5 years ago we first published a series of posts entitled “Software That Matters.” It was an ERP implementer’s point of view, culled from long experience, on why and how to purchase a business management software system. Later, we turned Software That Matters into a popular white paper that has since been viewed hundreds of times.
After five years, we thought it was time for an update, to reflect lessons learned since then. As it turns out, the vast majority of what we said then remains every bit as true today. Still, five years is a long time… so we decided to carefully retrace our steps, re-edit our paper, add some comments and present it as a series of blog posts that will carry us through November, 2015. We think that’s timely, as many companies at this time of year tend to reconsider the software they use to run their business — and how they might do better.
In our series we will again try to convey what’s important, what to measure, how to buy, what works, what it costs… and the many other business considerations required of this strategic investment, in what is probably the most important (and expensive) software a company will ever buy. In other words, the Software That Matters.
Today we offer post #11 in our series. Our full series begins here. We hope you find it of value and welcome your feedback.
What Your Business Management System Should Provide
In our prior post we looked at the criteria for Key Performance Indicators – the benchmarks a company uses to monitor how well they are turning information into action. Continuing here, we can look again to comments of Alexandre Attal, of Sage Software, and blend these with the lessons we have learned over many years and clients. These KPIs for turning information into action are never the same across any two companies, though many companies do have similar needs.
It all boils down to what your technology should provide to your company.
At the least technology must provide three characteristics to improve your performance. Your technology (i.e., your ERP system) should…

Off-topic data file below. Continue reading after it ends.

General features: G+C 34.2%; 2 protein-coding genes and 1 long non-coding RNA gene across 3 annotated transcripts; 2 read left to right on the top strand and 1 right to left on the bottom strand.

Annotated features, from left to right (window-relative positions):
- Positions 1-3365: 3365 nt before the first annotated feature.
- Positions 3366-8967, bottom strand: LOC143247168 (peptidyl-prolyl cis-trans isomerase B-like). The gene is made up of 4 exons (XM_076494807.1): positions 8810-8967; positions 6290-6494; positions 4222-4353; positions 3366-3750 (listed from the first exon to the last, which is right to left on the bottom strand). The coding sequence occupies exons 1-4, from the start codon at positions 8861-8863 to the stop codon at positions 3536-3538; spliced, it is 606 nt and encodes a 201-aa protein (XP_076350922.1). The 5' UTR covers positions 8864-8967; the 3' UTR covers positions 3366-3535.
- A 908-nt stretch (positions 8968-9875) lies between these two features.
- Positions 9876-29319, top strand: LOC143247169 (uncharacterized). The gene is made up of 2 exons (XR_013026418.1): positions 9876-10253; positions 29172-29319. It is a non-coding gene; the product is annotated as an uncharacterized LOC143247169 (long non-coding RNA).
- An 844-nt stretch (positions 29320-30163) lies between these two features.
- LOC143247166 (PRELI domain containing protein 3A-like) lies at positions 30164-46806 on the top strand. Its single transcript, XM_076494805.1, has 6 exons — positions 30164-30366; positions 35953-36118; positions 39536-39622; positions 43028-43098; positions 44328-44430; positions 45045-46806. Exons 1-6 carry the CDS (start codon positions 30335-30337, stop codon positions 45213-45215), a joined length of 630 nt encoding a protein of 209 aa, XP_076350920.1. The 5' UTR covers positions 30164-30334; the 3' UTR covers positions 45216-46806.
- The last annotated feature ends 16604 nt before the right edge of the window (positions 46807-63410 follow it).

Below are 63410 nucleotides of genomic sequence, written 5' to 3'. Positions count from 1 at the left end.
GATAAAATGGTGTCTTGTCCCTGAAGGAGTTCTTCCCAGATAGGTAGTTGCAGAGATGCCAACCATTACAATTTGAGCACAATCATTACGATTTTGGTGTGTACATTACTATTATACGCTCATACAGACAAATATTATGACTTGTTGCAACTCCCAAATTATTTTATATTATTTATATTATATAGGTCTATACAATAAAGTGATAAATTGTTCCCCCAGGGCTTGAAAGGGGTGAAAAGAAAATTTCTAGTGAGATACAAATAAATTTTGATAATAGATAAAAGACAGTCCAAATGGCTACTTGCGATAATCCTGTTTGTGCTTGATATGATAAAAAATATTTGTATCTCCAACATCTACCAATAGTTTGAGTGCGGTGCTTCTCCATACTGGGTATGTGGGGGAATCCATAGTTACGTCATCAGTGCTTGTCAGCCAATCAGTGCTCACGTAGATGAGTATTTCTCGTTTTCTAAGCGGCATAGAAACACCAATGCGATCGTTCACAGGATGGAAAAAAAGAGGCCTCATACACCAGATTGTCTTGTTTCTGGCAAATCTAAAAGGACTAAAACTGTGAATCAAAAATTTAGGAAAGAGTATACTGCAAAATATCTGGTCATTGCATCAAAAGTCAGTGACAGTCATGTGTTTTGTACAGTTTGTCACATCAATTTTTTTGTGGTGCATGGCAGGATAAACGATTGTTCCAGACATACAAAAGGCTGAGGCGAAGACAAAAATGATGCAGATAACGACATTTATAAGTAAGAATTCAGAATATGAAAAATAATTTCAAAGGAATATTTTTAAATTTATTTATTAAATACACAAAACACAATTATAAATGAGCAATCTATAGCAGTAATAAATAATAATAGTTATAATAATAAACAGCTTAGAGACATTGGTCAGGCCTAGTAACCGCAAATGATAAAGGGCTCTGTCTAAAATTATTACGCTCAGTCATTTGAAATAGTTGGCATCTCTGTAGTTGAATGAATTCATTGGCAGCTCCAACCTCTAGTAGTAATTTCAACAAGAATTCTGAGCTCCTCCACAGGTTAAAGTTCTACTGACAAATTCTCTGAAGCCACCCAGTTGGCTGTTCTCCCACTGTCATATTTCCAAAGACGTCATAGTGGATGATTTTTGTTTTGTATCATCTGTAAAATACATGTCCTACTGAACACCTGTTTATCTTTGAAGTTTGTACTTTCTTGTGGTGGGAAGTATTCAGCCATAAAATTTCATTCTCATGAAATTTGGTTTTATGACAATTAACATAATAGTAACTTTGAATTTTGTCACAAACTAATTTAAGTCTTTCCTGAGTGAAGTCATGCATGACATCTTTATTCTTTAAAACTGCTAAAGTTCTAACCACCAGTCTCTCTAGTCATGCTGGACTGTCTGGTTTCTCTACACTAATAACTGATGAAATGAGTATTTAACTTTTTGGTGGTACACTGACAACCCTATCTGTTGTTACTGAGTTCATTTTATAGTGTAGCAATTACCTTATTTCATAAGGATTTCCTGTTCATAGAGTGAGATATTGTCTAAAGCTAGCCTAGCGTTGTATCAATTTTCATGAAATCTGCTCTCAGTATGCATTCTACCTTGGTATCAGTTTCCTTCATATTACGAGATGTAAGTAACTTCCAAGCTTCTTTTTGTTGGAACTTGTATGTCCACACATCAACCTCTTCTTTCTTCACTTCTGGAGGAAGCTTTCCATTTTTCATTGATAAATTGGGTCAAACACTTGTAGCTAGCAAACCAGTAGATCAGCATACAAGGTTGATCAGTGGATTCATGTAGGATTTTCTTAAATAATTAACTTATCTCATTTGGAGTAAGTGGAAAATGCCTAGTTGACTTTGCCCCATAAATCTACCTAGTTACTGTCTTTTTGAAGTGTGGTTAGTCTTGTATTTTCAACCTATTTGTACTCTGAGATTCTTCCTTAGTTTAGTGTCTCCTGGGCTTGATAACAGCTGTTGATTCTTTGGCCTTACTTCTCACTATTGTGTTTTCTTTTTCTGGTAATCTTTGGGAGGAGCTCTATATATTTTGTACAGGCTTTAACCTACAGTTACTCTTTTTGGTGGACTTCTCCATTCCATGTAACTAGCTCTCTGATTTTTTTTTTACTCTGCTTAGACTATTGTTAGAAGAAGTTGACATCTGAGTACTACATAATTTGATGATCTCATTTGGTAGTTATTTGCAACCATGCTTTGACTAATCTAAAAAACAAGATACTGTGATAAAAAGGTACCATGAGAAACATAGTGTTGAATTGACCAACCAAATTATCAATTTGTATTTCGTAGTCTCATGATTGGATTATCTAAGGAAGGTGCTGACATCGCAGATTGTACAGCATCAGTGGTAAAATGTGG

- Reduce time and costs
- Interoperate across locations, functions or departments
- Improve the customer experience
A good, integrated ERP solution will therefore provide all of the following:
- Access to information, from executives all the way out to the field
- Flexible reporting
- User-level security of information
- Ease of use
An effective ERP solution is integrated so as to provide:
- A common data repository of key information from key functions
- Accuracy and timeliness of data
- A less cumbersome method by which to manage & support operations
- The ability to take action, through features like event triggers and alerts early in the monitoring of a process, benchmark or action item
- Customizable portals for every level of employee — whether this is a ‘dashboard’ or a ‘role-tailored client’ in which each key user has his or her own unique view of what matters to me when they log onto their system each morning.
And finally, the result of this integrated ERP approach reveals the specific items upon which the company can take action, such as this short list of examples:
- Identifying customers who have cut back on orders to offer incentives to buy
- Monitoring inventory levels for critical products to react promptly if levels fall too low
- Viewing the financial health of the business before the books are closed
- Planning the manufacturing cycle with access to orders, ship dates, lead times and finished goods – in other words, true MRP
- Proactively informing customers about order status, automatically (no more chasing down orders every time a customer calls!)
- Automated, timely alerts on customer credit-limit issues
- Knowing which jobs, projects and/or customers are profitable – and which are not.
So let’s wrap up this series on the fundamentals of ERP deployment. But just before we do, we’ll have a few words about today’s latest buzz word, the Cloud, in our next post.